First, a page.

One of the best parts about camping is building a campfire and enjoying all the things that come along with it. You can sit around the fire pit with friends and/or family and enjoy the great outdoors through conversation, song, stories, or even just silence and the crackle of the logs. The campfire is also therapeutic in a way, and the red, orange, and yellow flames can increase melatonin levels, giving you a much needed break from the blue light you encounter every day.
Knowing how to build a campfire is an art, and it’s not something that’s super easy. Let’s break down each step into easy to understand pieces that lead to the perfect campfire. First, you’ll need all the right supplies, the best wood for a campfire, knowledge of campfire safety, the different campfire shapes and techniques, and then the steps on how to build a fire.
Before heading out on your next camping trip, you’ll need the right supplies to make a campfire.
Needing fire wood for a campfire is a given, but did you know that different kinds of woods burn at different temperatures and at different rates? Hard woods like oak, hickory, and maple burn hot, making them ideal for campfires that last longer while making less smoke. More on that below.
Tinder and Kindling
You’ll need dry tinder and you can either bring your own tinder or collect it at camp. Some examples of tinder and kindling are: carboard (with no stickers, tape, or glue like a toilet paper roll), newspaper or wadded up paper, dryer lint, dry pine needles or pine cones, small sticks, and commercial fuel wood like Fat Wood. We also really like this fire starter kit from Wolf and Grizzly – it’s reliable, slow burning, and non-toxic.
Always bring a lighter camping! You’ll also need it for your camp stove, and it will make it a lot easier to get your fire burning with one. You could also bring waterproof matches if you want.
While not necessary, a nice pair of camp gloves can make a big difference in the comfort of the person maintaining the fire. It makes it easier to add wood to the fire ring, move around pieces without burning yourself, and protects your fingers from splinters.
This can normally be found at your campground from previous campers, but you could also bring your own if you wish. Essentially, you need something to poke and stoke the fire that’s a long stick or piece of metal.
Always have a bucket of water near your campfire. It doesn’t have to be potable, and it can be as simple as grabbing some water from a river nearby.
If there’s not an existing fire ring at your camping location, or if you’re unsure about the availability of designated fire pits, you could bring your own or plan on making your own camp fire structure using rocks. Some metal fire rings can be used even in fire bans, so make sure you do your research beforehand. Most campgrounds will provide a campfire pit, so this won’t apply to most people.
Best Types of Wood for A Campfire
The best types of wood are hardwoods – they keep the fire burning longer and hotter, and produce less smoke than softwoods. Some examples of hardwoods are:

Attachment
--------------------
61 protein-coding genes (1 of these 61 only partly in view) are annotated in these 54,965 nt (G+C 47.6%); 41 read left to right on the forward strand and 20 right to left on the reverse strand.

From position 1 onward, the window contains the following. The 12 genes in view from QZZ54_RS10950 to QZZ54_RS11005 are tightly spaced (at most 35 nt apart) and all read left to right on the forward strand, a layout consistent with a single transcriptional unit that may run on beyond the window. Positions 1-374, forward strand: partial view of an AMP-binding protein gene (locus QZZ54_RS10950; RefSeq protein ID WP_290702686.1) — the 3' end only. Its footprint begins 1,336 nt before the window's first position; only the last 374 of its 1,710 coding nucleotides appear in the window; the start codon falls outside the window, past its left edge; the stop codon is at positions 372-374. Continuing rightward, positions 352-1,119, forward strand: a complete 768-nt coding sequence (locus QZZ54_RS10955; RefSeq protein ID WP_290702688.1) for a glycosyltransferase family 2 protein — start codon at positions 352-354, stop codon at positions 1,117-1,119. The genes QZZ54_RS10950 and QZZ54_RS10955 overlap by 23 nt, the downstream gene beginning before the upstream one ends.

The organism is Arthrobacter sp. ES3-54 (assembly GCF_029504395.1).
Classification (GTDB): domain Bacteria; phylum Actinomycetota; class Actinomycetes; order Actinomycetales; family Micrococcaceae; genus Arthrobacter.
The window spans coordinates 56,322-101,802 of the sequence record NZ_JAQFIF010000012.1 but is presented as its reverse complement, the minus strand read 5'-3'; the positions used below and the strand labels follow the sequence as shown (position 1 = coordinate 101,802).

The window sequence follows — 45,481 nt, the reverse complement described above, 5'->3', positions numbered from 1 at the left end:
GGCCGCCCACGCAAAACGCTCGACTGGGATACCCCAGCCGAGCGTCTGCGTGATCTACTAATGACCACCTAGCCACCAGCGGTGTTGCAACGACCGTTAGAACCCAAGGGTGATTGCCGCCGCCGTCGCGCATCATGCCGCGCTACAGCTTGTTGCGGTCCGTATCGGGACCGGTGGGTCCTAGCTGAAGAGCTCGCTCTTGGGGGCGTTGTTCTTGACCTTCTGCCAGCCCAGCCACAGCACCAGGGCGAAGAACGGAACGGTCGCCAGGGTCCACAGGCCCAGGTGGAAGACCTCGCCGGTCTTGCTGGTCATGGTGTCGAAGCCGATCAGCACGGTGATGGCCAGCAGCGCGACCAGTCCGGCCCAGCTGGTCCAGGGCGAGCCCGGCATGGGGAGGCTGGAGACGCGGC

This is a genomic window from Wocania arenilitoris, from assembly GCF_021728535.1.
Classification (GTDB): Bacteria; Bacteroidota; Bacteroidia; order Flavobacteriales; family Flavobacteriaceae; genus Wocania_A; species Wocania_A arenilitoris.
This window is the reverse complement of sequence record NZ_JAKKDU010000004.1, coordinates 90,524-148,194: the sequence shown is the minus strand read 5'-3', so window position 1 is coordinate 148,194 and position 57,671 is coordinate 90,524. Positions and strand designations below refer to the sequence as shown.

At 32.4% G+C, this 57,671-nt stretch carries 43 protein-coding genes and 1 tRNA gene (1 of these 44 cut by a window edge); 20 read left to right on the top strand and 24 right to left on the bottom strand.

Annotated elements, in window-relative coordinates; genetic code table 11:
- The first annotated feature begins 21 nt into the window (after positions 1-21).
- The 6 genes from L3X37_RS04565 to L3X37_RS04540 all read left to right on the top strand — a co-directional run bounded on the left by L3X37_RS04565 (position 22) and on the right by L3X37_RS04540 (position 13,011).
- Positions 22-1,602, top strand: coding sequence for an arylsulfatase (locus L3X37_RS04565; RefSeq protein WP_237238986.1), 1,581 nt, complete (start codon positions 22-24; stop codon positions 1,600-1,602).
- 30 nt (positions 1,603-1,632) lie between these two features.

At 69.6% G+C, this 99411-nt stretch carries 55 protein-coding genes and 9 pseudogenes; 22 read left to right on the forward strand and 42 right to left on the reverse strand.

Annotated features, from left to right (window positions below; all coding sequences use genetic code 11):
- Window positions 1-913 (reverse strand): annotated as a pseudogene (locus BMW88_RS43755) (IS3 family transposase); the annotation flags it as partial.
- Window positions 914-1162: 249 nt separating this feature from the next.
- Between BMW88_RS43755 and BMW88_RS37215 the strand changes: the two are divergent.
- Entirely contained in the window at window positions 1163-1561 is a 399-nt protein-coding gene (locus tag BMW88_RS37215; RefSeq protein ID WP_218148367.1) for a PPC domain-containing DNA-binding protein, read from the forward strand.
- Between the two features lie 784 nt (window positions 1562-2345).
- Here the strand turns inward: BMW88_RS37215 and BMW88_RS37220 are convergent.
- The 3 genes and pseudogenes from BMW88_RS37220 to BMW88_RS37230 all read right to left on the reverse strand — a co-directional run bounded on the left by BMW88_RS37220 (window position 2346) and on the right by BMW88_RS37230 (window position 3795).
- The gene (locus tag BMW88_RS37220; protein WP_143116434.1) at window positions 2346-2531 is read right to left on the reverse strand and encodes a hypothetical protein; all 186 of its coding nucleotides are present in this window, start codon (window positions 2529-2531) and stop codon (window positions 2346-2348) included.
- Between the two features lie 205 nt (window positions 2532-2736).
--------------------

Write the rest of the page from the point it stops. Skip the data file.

- Oak – oak is one of the more readily available options, and it burns slow and steady.
- Hickory – hickory can be harder to split, but it burns hotter than oak and maple.
- Ash – ash can burn even when it’s green, and it produces little smoke and retains minimal moisture.
- Cedar – cedar makes a smaller flame but it makes up for it with heat production. Plus, cedar is a preferred wood for cooking and BBQ because of its pleasing aroma.
If you don’t have your pick of types of wood, you want to at least make sure it’s dry wood that will easily catch fire.
Make sure you purchase firewood ahead of time ahead of time from a local supplier that’s within 10 miles of your destination. Don’t travel long distances with firewood, which can spread invasive forest pests that are hidden in the wood.
If you want to gather wood, make sure doing so is allowed in that campground or national forest, as not all places will let you. We would recommend bringing your own wood instead, especially since it will be dry wood and you don’t know what you’ll get in the forest.
Some woods you should avoid burning are poplar, spruce, willow, and alder. Don’t try to burn wet wood if you can avoid it – it will be a lot harder to built your fire.
Camp Fire Safety
Fire can be dangerous, so it’s important to follow these fire safety recommendations to keep everyone safe while the fire is burning.
- Educate the Little Ones – Take the time with your kids to make sure they understand the dangers of the fire, and how important it is to respect it. This means no running around or rough-housing in the fire vicinity and not getting too close to the campfire ring without a parent nearby.
- Never Leave a Camp Fire Unattended – Once you begin to start your fire, plan on monitoring it for the rest of the time it burns. Never leave it to burn unattended, especially after you go to bed or leave the campsite.
- Put it Out Completely – If it’s time for bed or time to leave your campsite, make sure the campfire is completely doused. Even if you plan on using it again soon, the fire should be completely out with no more hot embers or hot coals. You should be able to wave your hand above the ashes and not feel any heat.